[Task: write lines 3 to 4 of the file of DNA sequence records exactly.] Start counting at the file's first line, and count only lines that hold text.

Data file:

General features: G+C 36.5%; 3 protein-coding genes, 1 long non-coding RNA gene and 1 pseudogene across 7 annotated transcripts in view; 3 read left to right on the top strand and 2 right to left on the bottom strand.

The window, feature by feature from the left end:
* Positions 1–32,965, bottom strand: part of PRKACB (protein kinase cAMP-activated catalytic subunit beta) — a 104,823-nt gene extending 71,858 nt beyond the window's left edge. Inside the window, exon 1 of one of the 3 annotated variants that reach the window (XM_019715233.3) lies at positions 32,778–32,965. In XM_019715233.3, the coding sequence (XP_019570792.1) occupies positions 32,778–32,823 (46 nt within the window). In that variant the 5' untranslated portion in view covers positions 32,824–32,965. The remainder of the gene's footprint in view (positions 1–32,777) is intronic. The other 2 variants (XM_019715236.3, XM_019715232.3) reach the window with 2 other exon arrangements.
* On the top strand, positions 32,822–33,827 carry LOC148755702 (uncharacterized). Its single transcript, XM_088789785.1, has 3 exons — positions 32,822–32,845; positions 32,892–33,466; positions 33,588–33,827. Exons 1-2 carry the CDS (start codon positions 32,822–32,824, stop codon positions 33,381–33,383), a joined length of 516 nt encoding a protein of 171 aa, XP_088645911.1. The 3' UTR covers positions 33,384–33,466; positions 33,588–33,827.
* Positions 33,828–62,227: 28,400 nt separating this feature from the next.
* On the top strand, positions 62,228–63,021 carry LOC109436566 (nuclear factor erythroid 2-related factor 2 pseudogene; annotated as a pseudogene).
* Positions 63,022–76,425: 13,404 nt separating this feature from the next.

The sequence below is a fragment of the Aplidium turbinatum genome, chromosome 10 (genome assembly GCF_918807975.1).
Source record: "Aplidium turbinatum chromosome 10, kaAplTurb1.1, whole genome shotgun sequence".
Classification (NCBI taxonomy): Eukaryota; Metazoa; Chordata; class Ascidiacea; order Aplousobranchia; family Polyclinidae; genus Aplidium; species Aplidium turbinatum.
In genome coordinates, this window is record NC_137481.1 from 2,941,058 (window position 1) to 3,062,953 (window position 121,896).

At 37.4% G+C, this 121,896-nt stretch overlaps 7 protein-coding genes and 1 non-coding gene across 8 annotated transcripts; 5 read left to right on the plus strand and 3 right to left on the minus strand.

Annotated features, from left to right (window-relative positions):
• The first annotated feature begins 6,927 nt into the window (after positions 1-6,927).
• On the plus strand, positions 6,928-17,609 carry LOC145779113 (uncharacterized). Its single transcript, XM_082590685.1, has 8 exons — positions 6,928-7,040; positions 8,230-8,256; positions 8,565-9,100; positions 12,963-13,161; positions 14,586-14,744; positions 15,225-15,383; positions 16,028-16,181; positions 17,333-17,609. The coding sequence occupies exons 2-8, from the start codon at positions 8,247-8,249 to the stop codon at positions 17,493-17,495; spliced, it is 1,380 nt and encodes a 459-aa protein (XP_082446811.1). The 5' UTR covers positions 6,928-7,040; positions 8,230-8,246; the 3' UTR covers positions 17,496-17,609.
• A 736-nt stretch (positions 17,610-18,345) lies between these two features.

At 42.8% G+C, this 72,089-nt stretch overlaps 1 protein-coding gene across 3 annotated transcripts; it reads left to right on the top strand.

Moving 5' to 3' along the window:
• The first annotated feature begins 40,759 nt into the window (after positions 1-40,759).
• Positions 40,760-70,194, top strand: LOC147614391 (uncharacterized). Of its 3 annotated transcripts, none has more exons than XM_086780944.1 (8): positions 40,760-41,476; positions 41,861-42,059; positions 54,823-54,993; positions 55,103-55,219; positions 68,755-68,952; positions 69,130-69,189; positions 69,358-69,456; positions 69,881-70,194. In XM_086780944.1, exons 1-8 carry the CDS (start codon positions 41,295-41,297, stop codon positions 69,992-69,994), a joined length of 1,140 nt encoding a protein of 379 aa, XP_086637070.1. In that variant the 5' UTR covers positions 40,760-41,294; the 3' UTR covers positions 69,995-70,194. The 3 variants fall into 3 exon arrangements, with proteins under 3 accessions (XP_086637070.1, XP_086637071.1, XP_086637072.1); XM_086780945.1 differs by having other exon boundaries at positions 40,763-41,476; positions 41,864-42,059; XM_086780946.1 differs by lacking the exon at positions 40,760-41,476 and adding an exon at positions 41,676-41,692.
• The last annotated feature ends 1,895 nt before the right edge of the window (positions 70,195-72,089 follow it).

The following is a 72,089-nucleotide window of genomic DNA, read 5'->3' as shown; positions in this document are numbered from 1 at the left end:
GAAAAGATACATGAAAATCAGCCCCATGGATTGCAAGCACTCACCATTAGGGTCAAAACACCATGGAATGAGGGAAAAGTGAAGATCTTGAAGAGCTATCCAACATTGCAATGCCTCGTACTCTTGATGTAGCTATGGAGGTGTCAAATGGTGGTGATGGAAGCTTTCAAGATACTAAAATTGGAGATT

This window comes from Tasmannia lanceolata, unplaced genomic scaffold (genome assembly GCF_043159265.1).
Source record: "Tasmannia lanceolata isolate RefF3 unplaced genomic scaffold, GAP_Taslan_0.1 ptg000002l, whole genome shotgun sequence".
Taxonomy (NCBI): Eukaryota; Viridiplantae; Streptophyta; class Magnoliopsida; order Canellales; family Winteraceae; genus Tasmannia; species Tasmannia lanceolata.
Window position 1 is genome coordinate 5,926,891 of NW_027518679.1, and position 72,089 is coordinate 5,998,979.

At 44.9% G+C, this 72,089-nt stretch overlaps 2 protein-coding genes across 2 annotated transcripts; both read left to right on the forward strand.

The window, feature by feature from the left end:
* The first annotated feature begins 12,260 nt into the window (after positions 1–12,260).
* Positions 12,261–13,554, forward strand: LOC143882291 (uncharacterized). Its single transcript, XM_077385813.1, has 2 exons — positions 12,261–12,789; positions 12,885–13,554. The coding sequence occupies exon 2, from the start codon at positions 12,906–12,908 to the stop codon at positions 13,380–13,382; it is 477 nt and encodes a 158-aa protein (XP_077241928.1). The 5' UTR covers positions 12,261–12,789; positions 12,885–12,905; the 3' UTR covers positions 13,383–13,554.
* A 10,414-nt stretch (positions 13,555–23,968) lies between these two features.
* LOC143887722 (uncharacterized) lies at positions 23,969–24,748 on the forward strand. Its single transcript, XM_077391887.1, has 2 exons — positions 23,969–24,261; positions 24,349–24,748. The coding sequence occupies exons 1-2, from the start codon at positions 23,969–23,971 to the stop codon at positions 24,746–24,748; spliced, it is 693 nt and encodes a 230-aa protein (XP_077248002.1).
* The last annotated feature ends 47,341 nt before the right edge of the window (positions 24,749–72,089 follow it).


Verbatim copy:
* Positions 1–32,965, bottom strand: part of PRKACB (protein kinase cAMP-activated catalytic subunit beta) — a 104,823-nt gene extending 71,858 nt beyond the window's left edge. Inside the window, exon 1 of one of the 3 annotated variants that reach the window (XM_019715233.3) lies at positions 32,778–32,965. In XM_019715233.3, the coding sequence (XP_019570792.1) occupies positions 32,778–32,823 (46 nt within the window). In that variant the 5' untranslated portion in view covers positions 32,824–32,965. The remainder of the gene's footprint in view (positions 1–32,777) is intronic. The other 2 variants (XM_019715236.3, XM_019715232.3) reach the window with 2 other exon arrangements.
* On the top strand, positions 32,822–33,827 carry LOC148755702 (uncharacterized). Its single transcript, XM_088789785.1, has 3 exons — positions 32,822–32,845; positions 32,892–33,466; positions 33,588–33,827. Exons 1-2 carry the CDS (start codon positions 32,822–32,824, stop codon positions 33,381–33,383), a joined length of 516 nt encoding a protein of 171 aa, XP_088645911.1. The 3' UTR covers positions 33,384–33,466; positions 33,588–33,827.